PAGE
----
Crimea’s Sham Referendum
We already knew that Russia will game the referendum on Crimean independence. Steve Saideman considers why.
Paterson Chair in International Affairs, Norman Paterson School of International Affairs
The language of the new Crimea Referendum makes Quebec’s referendums appear to be models of clarity. According to the Kyiv Post, voters in Crimea next Sunday will be asked whether they support the union of Crimea with Russia (an act of irredentism) or whether Crimea should be independent (secession). There is no alternative – one cannot vote for the status quo ante of remaining within Ukraine.
This would suggest that the referendum might just be a bit of a sham.
Well, we already knew that the referendum was going to be gamed, as Russia is keeping international observers out of Crimea, it has moved the date of the referendum from much later in the spring first to March 30, and now to March 16, and there is the detail of the occupation of Crimea by Russian troops. This is somewhat puzzling because it raises the question of why have a vote at all if the effort is devoid of any possible taint of legitimacy?
Certainly Vladimir Putin and his friends in Crimea are not concerned with impressing the international community with how free and fair this referendum will be. Otherwise, they might not be printing about 66 percent more ballots than needed (2.5 million ballots for 1.5 million Crimean voters). Mr. Putin may resort to the usual international organization for monitoring a sham election in the former Soviet space – the Commonwealth of Independent States – which has monitored past elections in Abhkazia, South Ossetia, and Trans-Dniester.
So, why bother with such a clearly illegitimate referendum? Authoritarian regimes have a long history of sham elections which provide some kind of domestic legitimacy to their rule. To be fair, Russia’s elections have not been shams. Those for who governs in Russia, anyway. For those who govern in the frozen conflicts? Not so much. Still, those who disrespect democracy still feel compelled to use the guise of democracy to appear less authoritarian and more legitimate. It may not play well outside of Russia, but it might do OK within.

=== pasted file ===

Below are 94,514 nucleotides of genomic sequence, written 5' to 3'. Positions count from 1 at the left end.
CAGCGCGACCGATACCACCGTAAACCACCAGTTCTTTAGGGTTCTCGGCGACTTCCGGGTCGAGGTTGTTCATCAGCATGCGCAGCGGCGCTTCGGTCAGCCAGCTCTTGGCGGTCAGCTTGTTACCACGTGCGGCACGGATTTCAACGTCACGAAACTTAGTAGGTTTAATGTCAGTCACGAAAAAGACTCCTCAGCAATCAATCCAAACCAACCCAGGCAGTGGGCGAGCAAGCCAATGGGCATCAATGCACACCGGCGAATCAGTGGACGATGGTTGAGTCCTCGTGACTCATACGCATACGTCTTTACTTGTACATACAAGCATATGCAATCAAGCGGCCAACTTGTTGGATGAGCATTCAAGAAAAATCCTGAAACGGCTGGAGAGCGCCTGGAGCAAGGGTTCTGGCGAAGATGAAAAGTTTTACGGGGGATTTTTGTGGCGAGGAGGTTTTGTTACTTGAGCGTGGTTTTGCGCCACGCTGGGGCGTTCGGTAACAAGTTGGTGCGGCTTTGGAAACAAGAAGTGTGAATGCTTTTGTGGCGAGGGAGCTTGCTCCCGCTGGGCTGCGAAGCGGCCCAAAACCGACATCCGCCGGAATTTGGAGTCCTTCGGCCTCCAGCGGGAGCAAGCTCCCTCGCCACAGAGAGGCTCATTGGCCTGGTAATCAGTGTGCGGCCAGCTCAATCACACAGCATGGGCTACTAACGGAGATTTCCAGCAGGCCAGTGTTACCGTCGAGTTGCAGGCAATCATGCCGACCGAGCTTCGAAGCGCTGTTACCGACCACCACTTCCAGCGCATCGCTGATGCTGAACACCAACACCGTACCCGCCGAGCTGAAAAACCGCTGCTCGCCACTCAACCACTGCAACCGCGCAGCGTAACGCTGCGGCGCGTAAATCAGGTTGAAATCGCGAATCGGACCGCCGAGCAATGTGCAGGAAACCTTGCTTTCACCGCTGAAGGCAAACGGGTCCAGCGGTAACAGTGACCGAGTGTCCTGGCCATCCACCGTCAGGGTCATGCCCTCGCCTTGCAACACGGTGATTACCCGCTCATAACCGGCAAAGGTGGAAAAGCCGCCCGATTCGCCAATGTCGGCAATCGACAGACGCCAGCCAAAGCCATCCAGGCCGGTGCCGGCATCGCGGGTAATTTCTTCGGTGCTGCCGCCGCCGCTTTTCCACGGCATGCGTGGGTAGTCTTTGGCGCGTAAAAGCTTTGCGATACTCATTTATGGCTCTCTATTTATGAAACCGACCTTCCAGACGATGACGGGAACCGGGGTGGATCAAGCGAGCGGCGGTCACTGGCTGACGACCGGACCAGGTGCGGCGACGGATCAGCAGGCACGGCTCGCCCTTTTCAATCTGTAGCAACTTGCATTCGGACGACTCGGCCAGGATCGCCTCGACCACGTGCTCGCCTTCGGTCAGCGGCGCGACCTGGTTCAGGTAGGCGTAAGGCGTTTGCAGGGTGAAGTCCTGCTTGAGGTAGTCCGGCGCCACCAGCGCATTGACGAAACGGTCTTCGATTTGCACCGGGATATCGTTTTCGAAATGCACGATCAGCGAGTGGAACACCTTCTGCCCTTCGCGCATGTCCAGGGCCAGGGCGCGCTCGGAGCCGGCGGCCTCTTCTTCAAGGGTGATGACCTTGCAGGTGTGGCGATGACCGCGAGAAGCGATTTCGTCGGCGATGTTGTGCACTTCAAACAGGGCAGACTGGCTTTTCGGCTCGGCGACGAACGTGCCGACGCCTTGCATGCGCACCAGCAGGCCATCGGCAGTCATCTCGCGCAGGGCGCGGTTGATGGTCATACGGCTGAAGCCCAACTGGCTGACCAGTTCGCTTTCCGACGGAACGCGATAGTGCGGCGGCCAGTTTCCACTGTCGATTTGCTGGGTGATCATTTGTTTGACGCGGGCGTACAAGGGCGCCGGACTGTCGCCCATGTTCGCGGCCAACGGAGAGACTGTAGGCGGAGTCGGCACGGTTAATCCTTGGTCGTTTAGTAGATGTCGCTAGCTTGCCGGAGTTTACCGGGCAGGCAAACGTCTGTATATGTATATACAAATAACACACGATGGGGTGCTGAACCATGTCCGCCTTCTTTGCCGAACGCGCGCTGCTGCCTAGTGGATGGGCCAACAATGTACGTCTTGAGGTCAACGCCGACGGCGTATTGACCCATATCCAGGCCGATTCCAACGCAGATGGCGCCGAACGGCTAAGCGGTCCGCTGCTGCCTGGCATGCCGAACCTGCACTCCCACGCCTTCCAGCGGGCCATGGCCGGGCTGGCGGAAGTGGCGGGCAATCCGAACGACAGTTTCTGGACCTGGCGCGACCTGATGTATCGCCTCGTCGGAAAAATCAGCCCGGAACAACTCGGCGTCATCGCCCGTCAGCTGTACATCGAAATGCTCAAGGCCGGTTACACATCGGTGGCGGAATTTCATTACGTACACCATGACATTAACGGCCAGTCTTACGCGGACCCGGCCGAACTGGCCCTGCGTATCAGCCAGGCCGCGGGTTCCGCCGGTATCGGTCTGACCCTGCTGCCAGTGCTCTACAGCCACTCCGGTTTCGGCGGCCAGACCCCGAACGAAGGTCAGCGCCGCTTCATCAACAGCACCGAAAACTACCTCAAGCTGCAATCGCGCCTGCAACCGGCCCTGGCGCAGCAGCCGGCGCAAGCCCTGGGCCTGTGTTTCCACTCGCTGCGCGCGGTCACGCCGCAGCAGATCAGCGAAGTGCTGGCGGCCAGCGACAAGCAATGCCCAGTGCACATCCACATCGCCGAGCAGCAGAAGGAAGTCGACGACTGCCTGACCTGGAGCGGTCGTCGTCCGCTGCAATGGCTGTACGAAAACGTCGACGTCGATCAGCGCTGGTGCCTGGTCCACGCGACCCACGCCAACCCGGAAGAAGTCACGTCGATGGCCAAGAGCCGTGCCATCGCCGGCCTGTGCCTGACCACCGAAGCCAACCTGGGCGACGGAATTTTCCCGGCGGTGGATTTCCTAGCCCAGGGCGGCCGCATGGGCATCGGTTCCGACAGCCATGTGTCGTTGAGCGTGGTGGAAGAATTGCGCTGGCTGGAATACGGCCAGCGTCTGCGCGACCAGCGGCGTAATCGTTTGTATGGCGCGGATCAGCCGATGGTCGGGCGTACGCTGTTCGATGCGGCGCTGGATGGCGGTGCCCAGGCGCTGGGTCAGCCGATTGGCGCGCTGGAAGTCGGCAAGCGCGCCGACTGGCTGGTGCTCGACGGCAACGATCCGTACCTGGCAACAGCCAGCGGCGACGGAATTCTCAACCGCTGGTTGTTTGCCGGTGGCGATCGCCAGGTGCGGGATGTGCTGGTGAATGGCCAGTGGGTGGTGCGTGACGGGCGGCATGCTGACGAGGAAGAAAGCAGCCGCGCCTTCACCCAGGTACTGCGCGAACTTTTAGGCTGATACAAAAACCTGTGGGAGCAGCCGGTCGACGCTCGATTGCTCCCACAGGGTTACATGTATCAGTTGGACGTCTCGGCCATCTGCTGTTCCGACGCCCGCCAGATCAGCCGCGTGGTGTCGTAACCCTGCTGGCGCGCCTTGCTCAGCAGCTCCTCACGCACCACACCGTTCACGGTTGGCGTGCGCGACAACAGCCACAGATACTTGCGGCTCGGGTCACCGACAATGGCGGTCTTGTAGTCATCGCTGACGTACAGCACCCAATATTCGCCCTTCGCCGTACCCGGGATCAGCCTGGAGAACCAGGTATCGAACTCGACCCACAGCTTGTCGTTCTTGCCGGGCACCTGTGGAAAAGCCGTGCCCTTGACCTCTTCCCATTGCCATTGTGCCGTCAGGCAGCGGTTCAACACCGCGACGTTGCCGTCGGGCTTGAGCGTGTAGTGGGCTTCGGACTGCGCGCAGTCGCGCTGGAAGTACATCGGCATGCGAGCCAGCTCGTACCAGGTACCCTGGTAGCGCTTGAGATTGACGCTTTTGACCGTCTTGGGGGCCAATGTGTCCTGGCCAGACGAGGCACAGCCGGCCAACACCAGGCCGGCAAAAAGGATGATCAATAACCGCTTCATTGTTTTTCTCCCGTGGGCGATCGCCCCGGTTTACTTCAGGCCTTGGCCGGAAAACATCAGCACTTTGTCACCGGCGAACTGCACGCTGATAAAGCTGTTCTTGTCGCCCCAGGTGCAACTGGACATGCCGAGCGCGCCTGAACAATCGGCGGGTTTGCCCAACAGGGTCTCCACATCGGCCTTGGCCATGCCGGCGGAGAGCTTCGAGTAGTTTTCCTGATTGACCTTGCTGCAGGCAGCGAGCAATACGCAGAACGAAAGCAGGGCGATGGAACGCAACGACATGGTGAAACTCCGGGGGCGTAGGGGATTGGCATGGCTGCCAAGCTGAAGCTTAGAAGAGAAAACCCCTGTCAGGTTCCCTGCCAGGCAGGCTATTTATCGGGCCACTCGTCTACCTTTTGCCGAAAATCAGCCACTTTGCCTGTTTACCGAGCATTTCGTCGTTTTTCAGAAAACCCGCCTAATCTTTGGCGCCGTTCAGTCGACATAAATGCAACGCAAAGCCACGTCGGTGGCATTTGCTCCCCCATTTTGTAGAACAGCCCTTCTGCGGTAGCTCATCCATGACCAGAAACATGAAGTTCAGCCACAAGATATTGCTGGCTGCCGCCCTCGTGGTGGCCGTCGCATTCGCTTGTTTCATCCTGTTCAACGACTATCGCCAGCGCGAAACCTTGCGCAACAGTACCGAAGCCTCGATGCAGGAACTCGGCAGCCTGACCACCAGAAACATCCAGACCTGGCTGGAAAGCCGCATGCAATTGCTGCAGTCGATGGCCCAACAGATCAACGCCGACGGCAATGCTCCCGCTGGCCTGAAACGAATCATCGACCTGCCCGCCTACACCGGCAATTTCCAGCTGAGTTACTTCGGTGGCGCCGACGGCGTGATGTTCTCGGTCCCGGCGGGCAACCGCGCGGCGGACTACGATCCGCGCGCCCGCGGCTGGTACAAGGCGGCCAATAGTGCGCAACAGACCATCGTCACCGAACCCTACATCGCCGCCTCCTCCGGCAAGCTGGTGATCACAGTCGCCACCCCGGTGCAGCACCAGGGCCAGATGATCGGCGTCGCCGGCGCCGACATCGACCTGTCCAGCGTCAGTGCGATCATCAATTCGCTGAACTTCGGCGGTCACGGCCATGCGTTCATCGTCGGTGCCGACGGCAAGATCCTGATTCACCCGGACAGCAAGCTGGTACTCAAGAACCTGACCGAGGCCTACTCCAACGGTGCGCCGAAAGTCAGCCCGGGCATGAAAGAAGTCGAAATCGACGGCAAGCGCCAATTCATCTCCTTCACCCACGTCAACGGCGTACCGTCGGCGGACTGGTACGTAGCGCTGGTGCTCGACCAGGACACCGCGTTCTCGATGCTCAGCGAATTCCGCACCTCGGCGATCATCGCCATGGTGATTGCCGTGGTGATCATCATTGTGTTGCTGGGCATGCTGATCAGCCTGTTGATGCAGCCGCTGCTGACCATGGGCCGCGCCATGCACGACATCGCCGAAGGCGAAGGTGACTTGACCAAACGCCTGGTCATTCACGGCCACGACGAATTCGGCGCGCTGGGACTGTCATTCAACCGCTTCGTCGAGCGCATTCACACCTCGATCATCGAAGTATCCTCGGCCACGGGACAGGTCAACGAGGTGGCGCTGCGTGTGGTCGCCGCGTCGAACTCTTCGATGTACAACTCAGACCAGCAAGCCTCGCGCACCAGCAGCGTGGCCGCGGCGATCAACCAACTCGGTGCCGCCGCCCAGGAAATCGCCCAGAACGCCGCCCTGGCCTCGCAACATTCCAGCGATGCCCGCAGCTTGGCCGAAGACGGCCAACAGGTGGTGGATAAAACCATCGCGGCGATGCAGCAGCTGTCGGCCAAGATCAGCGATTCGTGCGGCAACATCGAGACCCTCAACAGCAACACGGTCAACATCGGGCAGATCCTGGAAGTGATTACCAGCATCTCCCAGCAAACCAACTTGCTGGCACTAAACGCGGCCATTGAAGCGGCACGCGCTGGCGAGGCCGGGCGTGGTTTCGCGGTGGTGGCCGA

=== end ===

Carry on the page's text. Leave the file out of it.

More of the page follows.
Indeed, some scholars have found that these kind of elections can be used to scare the opposition. That is, holding such an event puts opponents in difficult positions, as the fakery may actually suggest that the government is strong, rather than weak. And this is quite the gamble, as faked elections can serve as focal points for political protest. And these protests can help to bring down governments (see Ukraine last month).
So, how to do win the gamble? For one thing, you put out a heap of propaganda like the billboards that appeared in Crimea this week, showing an outline of Crimea with a swastika on it beside an outline draped in the Russian flag, reading: “On March 16, we choose fascism in Crimea or Russian Crimea.”
There is some genuine support from some Crimean Russians for annexation with Russia, but it is pretty clear that the non-Russian population is not happy with this. Even some Russian-Crimeans might be aware of the reality that being a minor hunk of Russia may not be such a good deal.
There has been much disagreement about whether this whole crisis suggests that Mr. Putin is strong or weak. We will really not know until the shooting starts (will the Russian soldiers shoot?) or if protests break out after the sham referendum. It is clear that Putin is willing to gamble, as there are no certainties here. Everything else is even more unclear than the referendum’s wording.
A version of this post originally appeared in the Globe and Mail.